The Bluff Wilderness Hiking Trail

My first hike on this trail was in September 2009 – It was about a 7 hour hike and took some pictures along the way. I found the hike organized by and decided to join them. It was a good opportunity to do this hike with others who know the hike routes and timing etc. Especially since this was a fairly long hike!

I drove out to check out the trail head and parking area beforehand so I wouldn’t lose time trying to find it in the morning. The trail head is located next to the “Bay Self Storage” at 2894 Saint Margarets Bay Road, Timberlea, NS B3T 1H4 – Great parking area with lots of parking and easy access to the trail.

Notes / Info . . .

Bluff Wilderness Hiking Trail – Trail Info and Description

The trail, entirely on Crown Land, begins inside the Woodens River watershed and climbs onto the high ground between the Woodens River watershed and the Nine Mile River watershed to the east.

The trail visits a diversity of granite barrens and woodland forests, and wanders by several lakes and bogs on a path that is suprisingly dry and easy to navigate and follow. That said after an extended rain there can be wet areas in the bogs and adequate footwear and change of socks are recommended!

The trail is in the form of four stacked loops that eventually go around Upper Five Bridge Lake and join with canoe access at Paradise Cove. The trailhead is located on the Beechville-Lakeside-Timberlea (BLT) trail at a point midway between the Hwy 103 overpass just south of Exit 4 and the northern tip of Cranberry Lake.

The first two loops of the trail (the Pot Lake Loop and the Indian Hill Loop) are about 12 km and take a full seven hours to hike.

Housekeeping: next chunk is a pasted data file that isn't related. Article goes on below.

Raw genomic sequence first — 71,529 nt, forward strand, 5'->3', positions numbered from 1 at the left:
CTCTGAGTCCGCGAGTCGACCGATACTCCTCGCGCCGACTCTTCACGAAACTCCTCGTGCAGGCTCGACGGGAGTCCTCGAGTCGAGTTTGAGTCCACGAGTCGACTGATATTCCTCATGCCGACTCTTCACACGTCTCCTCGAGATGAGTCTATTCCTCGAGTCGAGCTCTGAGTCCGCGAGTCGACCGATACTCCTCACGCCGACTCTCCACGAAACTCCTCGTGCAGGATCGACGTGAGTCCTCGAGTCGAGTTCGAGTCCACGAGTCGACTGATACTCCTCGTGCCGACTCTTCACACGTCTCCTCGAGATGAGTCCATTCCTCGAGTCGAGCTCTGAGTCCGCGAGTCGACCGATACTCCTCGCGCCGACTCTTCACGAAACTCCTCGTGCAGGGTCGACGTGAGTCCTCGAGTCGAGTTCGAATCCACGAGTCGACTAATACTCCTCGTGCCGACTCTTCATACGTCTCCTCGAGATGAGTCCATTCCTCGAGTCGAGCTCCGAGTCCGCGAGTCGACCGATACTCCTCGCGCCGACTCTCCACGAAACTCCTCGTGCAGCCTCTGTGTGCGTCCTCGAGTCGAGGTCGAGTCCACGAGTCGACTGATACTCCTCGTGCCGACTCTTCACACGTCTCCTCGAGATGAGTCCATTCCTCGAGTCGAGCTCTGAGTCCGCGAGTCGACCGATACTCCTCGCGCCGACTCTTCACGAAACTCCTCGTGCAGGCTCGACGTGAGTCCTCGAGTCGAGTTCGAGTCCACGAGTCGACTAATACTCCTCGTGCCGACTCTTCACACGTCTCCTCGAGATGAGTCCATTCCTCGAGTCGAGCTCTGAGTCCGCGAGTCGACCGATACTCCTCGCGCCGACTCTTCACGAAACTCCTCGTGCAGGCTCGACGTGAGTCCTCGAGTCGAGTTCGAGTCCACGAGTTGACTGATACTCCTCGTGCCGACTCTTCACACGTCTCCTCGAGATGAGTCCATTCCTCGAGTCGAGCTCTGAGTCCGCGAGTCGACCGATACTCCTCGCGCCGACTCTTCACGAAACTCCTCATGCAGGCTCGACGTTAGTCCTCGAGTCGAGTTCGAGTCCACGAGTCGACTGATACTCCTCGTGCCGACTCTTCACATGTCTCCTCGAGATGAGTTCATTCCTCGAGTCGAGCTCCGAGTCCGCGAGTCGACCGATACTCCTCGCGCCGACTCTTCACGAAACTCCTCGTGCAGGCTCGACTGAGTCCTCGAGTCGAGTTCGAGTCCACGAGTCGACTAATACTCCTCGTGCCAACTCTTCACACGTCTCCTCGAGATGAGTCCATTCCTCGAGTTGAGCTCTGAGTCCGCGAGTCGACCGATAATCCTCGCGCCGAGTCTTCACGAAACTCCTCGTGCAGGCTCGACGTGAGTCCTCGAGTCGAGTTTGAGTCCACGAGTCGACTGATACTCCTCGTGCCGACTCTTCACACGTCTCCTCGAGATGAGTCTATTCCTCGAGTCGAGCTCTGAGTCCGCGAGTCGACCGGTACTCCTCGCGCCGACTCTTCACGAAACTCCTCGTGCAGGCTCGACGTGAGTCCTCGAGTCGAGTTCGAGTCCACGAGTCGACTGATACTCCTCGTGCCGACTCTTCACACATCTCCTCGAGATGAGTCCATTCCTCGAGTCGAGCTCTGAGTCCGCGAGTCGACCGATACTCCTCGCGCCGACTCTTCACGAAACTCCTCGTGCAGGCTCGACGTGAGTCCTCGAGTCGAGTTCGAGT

The second two loops (called the Bluff Loop and the Hay Marsh Loop) are consecutive loops and make it a flexible hike that can easily be extended simply by opting out of the farther loops. The four loop system covers over 30 km.

The signs at the trailhead emphasize that this trail is for experienced hikers; they warn hikers of some of the potential dangers of wilderness hiking.

The trail has been carefully routed to avoid wet areas and especially vulnerable places. The trail has been made narrow without using human-made structures.  No ATVs or bikes use the trail.

For reasons of safety, hikers should carry a map and compass, first aid kit, adequate water and water purifiers, extra layers of warm, dry clothing, rain jacket and rain pants, a knife, emergency matches, and flashlight. The trail is a wilderness trail, designed to challenge and delight the experienced hiker.

The trail passes through many different kinds of flora, including stretches of hardwoods, such as birch, oak, and beech, as well as large black spruce stands, mixed forests, fens, and many open granite barrens. The lichens covering the granite rocks are old and the uncommon Mountain Sandwort plant can be found on the rock barrens.


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